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Feline Aggression Toward Kittens

Aggression Toward Kittens

It has been observed that occasionally a male cat will kill young kittens. This is possible, and usually occurs in free ranging cats where a new dominant "Tomcat" (unneutered male) enters and takes over an existing group. Killing the young kittens facilitates the queen coming into season again. It has been postulated (Overall, 1997) that this function ensures male cat certainty in paternity for kittens raised on resources in his territory.

Very rarely a female will kill her own young. This is thought to reflect a poor maternal instinct, coupled with an abnormally elevated predatory instinct. If this occurs, the queen should be spayed.

In multiple cat households, cats may fight if resources are limited.  Resources include food, water, scratching posts, beds, litterboxes and human attention.  Up the resources to lower the aggression.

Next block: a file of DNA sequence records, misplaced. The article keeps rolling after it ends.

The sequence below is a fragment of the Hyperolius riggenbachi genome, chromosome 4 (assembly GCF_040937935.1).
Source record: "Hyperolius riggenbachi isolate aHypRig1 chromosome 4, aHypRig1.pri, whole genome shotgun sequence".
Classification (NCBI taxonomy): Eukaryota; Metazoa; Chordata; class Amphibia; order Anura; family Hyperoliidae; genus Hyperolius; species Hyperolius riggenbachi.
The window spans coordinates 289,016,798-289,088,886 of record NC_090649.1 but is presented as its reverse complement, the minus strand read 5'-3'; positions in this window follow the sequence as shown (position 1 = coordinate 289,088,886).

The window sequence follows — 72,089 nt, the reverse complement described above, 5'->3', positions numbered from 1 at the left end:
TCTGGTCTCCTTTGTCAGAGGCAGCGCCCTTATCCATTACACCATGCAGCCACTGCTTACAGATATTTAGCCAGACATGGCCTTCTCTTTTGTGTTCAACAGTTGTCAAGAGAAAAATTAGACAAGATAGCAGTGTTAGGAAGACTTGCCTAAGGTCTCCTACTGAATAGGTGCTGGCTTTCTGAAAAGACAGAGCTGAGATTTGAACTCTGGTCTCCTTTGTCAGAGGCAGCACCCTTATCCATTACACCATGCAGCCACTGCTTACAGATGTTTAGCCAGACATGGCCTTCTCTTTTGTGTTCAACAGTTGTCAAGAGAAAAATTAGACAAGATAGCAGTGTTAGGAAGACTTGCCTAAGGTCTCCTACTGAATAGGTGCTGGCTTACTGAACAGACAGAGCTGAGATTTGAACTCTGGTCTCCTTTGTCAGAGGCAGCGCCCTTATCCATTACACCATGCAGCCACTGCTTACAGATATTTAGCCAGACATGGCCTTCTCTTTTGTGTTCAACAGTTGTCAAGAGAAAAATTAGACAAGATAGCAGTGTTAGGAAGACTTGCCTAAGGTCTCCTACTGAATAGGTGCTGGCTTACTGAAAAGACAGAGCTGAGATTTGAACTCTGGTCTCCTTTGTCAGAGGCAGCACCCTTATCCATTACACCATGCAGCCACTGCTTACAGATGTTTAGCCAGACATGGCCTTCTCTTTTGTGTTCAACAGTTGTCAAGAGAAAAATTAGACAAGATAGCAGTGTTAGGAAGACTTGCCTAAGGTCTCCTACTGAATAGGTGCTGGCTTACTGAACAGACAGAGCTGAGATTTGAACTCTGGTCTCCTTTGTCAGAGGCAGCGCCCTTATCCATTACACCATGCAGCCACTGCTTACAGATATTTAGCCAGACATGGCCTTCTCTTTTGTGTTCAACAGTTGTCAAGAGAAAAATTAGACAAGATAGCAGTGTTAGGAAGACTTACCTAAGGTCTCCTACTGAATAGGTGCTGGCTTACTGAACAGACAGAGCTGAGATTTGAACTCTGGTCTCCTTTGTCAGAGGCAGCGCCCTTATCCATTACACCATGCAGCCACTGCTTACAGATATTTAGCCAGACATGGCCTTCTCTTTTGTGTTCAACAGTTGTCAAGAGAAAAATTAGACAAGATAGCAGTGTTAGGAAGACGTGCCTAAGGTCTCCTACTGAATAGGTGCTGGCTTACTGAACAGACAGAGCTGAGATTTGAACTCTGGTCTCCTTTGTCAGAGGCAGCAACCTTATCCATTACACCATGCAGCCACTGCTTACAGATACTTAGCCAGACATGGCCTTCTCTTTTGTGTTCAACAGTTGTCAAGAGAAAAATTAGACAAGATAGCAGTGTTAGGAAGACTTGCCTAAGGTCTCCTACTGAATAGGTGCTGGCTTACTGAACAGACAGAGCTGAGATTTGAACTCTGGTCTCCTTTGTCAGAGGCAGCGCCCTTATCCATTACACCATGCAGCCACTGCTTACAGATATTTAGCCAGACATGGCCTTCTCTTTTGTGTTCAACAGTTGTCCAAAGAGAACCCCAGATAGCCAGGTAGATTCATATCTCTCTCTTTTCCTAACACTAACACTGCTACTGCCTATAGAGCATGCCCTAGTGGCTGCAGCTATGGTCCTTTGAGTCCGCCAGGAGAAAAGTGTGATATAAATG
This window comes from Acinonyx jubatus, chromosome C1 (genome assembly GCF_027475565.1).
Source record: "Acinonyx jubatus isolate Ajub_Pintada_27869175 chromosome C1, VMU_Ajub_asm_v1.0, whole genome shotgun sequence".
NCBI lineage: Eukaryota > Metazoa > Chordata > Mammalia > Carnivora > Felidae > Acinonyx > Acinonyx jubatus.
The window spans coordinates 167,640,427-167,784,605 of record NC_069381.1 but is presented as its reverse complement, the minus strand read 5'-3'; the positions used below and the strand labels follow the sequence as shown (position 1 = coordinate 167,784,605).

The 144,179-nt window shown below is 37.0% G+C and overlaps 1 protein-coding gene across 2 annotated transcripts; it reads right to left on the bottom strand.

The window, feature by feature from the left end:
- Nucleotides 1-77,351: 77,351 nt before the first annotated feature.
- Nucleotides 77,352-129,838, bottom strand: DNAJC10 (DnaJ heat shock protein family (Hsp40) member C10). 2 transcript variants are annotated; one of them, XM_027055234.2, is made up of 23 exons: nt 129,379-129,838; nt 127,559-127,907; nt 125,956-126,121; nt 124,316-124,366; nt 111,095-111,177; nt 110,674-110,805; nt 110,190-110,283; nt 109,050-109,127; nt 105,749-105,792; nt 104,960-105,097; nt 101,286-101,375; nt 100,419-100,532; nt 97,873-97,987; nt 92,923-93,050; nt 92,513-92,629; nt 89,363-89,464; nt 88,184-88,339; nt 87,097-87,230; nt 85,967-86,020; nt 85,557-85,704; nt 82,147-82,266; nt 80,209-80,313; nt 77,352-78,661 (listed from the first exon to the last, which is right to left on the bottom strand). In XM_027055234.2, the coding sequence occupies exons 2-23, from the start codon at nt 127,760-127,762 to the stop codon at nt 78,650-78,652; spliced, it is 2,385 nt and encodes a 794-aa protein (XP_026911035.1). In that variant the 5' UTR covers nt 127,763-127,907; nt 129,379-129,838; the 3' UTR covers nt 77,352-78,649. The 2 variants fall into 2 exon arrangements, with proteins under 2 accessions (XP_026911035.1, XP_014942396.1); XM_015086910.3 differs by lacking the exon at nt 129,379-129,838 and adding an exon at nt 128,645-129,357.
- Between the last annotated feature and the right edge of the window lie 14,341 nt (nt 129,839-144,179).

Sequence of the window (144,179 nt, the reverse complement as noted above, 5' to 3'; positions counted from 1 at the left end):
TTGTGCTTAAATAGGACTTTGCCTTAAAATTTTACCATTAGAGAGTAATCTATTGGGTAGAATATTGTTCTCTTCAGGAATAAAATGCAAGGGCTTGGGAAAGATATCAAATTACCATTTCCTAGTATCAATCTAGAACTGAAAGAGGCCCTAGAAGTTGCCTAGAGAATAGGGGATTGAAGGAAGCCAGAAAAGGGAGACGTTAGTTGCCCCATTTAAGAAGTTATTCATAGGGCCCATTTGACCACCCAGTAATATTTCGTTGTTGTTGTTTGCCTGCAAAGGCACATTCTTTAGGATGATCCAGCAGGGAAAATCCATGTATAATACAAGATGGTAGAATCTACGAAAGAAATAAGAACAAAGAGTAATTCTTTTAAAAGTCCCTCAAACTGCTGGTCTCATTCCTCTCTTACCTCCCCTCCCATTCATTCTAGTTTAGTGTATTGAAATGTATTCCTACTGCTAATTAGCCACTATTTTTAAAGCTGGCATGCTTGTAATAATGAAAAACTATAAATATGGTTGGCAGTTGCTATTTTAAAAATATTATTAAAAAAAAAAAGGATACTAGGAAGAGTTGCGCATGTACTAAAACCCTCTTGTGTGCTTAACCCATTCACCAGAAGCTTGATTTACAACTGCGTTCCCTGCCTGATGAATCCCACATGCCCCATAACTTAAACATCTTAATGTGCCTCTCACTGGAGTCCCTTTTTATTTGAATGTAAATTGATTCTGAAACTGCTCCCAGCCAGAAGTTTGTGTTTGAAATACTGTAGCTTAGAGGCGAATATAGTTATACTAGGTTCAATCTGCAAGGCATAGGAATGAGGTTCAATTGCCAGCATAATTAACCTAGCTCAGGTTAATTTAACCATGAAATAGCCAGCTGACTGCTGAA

Aggression Between Adult Cats

Cats often fight among themselves for a variety of reasons including fighting over territory or a female in heat. If allowed to roam, all cats are at much higher risk for disease and fight injuries than neutered cats. In some cases, the cats will never get along, and must be permanently separated.

However, in most cases it is recommended to keep cats 100% indoors, and follow some simple guidelines to keep the number of cats down, and the positive social interaction up.

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